Joseph O’Neill’s grandfathers – one Irish, one Turkish – were both imprisoned during the Second World War. The Irish grandfather, a handsome rogue from a family of small farmers, was an active member of the IRA and was interned with hundreds of his comrades. O’Neill’s other grandfather, a hotelier from a tiny and threatened Turkish Christian minority, was imprisoned by the British in Palestine, on suspicion of being a spy.
At the age of thirty, Joseph O’Neill set out to uncover his grandfather’s stories, what emerges is a narrative of two families and two charismatic but flawed men – it is a story of murder, espionage, paranoia and fear, of memories of violence and of fierce commitments to political causes.
Reviews of Blood-Dark Track
‘He uncovers fascinating parallels between the two men, illuminating the ways in which individual lives mesh with history’ Sunday Times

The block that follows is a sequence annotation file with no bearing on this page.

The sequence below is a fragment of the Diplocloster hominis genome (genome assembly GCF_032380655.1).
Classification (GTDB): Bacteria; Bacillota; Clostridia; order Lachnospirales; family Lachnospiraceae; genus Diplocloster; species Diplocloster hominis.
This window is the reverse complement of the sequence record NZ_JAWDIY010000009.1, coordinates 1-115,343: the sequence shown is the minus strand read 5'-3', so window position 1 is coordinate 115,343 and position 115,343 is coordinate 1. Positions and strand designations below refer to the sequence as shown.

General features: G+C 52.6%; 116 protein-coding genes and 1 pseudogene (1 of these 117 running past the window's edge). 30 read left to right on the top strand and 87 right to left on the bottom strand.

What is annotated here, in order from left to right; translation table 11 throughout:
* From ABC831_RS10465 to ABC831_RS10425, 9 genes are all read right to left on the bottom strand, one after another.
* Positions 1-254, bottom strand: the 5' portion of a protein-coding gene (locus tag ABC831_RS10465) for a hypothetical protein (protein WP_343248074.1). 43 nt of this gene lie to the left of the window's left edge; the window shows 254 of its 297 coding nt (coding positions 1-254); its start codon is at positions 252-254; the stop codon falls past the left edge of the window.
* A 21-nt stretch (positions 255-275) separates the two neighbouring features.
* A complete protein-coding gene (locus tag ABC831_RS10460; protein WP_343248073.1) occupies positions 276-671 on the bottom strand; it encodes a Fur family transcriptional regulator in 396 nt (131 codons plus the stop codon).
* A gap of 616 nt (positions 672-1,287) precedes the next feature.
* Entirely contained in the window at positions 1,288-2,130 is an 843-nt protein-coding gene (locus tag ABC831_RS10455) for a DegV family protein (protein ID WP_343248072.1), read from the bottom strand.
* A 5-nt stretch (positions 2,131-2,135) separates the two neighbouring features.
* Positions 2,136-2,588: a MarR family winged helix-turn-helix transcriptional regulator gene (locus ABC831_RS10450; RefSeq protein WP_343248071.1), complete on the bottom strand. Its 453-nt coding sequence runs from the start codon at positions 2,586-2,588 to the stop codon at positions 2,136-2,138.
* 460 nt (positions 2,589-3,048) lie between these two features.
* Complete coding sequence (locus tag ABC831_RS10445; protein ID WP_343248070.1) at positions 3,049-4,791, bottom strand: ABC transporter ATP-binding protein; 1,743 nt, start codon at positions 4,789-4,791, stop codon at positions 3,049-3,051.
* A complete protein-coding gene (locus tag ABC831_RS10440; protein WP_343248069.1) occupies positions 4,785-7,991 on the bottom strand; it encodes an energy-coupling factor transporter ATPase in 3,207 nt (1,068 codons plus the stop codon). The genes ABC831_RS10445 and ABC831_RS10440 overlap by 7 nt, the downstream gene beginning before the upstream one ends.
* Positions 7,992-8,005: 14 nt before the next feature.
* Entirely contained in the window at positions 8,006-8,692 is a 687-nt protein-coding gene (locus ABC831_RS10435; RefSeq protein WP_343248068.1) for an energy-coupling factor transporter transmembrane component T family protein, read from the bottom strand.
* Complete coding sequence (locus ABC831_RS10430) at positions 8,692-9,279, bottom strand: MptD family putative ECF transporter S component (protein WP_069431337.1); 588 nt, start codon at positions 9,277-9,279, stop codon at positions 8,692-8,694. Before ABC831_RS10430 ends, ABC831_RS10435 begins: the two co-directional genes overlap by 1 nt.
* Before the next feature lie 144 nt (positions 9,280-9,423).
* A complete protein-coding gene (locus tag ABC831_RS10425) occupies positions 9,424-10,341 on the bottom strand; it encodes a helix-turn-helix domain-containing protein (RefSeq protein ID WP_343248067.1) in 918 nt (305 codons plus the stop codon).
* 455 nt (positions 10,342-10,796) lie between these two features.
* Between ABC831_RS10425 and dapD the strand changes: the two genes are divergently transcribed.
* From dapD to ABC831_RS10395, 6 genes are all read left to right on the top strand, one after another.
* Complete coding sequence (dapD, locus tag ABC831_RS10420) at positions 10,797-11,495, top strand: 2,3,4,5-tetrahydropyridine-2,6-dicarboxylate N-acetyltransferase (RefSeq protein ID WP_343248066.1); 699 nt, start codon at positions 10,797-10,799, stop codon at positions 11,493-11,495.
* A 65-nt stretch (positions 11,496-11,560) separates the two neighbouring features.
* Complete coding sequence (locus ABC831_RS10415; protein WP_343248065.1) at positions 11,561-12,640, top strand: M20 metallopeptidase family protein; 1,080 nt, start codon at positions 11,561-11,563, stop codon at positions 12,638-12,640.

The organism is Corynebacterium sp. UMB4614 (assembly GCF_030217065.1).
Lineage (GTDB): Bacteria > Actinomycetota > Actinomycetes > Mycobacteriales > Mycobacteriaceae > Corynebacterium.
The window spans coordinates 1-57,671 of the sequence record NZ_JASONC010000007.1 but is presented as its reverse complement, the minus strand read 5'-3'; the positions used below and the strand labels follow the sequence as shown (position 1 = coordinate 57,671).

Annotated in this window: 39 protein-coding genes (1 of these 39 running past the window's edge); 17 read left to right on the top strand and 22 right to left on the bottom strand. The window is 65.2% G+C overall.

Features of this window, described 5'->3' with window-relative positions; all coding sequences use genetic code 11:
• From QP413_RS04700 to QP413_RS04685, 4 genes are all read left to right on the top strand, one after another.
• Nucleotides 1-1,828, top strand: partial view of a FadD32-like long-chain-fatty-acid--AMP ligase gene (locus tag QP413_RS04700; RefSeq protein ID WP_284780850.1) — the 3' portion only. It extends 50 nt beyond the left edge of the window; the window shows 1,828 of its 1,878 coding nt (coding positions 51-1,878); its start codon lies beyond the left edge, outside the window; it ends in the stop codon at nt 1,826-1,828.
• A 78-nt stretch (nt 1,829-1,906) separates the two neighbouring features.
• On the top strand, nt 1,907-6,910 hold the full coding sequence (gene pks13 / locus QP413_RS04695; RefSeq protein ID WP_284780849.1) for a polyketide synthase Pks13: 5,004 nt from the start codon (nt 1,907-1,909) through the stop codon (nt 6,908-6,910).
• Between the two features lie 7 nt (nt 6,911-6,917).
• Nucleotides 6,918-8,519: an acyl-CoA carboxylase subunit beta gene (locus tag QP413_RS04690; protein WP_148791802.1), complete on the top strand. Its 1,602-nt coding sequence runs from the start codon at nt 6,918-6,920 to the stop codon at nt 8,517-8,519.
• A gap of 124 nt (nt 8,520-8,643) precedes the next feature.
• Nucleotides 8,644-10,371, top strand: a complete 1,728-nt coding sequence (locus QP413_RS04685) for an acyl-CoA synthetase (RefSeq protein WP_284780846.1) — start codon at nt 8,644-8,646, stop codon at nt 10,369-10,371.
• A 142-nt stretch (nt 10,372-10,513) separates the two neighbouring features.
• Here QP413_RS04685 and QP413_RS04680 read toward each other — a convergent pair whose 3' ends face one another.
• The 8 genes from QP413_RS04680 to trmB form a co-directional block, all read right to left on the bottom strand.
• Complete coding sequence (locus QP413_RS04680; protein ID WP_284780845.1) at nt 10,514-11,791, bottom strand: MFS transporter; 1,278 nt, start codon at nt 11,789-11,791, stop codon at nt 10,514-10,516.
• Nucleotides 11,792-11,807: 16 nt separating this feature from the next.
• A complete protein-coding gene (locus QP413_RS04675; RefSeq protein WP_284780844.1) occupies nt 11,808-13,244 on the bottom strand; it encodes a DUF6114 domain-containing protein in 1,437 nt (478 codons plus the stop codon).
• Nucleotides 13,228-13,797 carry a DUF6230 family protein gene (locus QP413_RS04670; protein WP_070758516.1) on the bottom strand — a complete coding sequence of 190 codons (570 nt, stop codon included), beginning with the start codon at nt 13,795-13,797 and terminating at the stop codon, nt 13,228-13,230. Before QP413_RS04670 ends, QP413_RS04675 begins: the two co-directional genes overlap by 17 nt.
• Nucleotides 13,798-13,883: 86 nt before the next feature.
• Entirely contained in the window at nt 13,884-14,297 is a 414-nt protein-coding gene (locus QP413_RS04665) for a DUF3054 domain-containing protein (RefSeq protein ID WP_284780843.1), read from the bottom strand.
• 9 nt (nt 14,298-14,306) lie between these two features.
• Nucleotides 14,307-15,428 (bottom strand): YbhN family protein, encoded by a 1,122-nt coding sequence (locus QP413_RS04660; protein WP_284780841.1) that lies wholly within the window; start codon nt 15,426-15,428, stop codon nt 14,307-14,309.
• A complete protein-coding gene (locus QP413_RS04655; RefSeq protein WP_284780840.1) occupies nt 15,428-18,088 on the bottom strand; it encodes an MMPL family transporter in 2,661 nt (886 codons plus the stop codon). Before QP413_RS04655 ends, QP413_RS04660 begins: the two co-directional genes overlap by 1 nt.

‘This is a beautifully written and complicated book, in which difficult perceptions are expressed with forensic honesty’ Sunday Telegraph
‘His thoroughness and energy are phenomenal’ London Review of Books
‘Blood-Dark Track moves adroitly between Ireland and the Middle East, and interlaces O’Neill’s own quest to discover what his grandfathers were up to with fascinating and unfamiliar insights into the history of their times…the result is riveting’ Sunday Express
‘Surprisingly, considering this charged material, Joseph O’Neill manages to construct an elaborate, patient, almost detached memoir. This is a stealthy, evidential enterprise…a big cat of a book. It creeps up on you, then pounces. And once it has you in its grip, watch out, because it doesn’t let go in a hurry’ Evening Standard